What we really need is something like InStr from VBA. It also returns the position of a substring, but when the substring cannot be found, it returns 0 instead of an error. This would allow us to also use it like CONTAINS and write IF(INSTR(),"found","not found"), which is ultimately what we want. We can't go IF(FIND(),,) because the string is not found, the IF function will return the error returned by FIND.
The problem could also be solved by adding an additional argument to FIND and SEARCH that represents the value that should be returned if the substring cannot be found. The FIND and SEARCH functions in DAX (Power Pivot) are already like this. Then we can use FIND(,,,0) to simulate InStr.
Vincent Empain commented
The FIND (case sensitive) and SEARCH (case insensitive) exist and are both doing just that.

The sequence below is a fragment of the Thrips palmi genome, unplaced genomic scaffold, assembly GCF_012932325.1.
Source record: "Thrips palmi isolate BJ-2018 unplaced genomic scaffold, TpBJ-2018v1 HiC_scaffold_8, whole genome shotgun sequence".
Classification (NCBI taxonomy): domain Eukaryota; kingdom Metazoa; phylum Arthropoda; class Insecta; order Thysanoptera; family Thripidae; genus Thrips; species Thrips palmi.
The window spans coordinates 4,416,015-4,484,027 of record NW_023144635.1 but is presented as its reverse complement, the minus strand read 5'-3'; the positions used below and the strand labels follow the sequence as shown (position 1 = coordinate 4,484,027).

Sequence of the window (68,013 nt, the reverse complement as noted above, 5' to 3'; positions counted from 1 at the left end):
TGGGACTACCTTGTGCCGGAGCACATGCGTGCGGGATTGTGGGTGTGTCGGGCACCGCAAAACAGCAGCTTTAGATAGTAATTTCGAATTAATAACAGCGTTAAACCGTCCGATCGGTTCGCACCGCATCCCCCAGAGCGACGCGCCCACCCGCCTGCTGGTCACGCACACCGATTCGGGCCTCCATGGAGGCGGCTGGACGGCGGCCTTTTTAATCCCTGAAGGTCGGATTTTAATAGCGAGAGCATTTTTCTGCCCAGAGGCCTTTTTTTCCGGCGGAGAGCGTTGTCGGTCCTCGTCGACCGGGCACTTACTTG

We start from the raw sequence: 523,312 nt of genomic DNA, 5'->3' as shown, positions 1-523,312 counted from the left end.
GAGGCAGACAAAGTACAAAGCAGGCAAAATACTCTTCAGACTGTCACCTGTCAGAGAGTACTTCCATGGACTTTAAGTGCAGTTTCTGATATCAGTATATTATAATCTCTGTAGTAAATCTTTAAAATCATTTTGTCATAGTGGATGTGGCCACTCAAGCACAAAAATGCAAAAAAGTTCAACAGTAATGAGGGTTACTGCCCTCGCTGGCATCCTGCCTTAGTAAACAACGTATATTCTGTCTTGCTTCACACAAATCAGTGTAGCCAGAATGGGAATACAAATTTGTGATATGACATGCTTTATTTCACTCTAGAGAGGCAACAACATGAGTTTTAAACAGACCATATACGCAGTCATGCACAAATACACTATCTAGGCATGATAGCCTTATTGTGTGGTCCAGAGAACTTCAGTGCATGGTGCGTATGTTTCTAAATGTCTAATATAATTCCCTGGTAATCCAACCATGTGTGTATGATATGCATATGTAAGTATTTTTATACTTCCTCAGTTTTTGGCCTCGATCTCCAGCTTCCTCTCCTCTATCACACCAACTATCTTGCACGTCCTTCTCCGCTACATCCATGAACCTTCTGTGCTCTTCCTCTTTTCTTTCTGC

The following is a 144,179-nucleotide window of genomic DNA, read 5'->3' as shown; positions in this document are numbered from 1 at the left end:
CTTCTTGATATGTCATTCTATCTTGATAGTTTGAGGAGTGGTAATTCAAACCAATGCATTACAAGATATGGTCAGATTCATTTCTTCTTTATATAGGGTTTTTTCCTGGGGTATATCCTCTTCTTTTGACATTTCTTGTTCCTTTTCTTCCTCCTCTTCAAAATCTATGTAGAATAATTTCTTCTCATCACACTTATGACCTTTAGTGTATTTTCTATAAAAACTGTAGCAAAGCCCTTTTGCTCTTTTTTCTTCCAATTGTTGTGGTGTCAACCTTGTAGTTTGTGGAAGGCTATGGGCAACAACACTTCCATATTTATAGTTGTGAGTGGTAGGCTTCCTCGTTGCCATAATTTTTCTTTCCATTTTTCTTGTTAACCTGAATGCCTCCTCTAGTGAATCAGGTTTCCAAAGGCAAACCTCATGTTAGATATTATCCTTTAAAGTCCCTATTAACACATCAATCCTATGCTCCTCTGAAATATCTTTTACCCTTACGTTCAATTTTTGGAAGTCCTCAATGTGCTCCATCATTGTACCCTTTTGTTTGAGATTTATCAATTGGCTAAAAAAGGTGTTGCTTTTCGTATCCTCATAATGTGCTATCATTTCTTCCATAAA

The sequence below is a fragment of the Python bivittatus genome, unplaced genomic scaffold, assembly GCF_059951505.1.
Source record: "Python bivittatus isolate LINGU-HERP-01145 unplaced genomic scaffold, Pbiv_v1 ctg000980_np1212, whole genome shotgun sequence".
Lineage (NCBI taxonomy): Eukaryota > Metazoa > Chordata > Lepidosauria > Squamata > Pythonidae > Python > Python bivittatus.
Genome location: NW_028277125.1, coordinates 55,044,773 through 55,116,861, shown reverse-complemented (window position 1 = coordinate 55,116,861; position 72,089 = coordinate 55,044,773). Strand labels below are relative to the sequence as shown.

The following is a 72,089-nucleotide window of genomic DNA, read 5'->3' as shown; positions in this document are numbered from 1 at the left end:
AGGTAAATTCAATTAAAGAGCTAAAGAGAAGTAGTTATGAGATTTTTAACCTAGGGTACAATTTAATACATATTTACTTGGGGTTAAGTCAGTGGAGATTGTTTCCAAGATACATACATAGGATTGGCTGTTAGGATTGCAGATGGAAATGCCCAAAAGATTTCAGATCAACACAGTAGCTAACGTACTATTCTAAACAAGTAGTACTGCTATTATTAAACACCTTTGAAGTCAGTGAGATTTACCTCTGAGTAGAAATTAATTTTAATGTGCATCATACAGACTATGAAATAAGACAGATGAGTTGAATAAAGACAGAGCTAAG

Sure, but I’d argue this functionality is not something specific to the needs of only hundreds, but likely hundreds of thousands. Look at the Stack Overflow post I linked to before. Nearly 700k views on that post alone. And that’s only one site. Doesn’t include all the views from Microsoft’s official documentation on the matter or all the other sites with similar tips. A quick check shows that queries related to this functionality are searched over 100k times PER MONTH on Google. So no, this isn’t a narrow, unique request. This is a basic ask that users have been asking for years.
Excel would be far less pleasant for hundreds of millions to use if it had thousands of built-in functions to address the needs of hundreds of users each.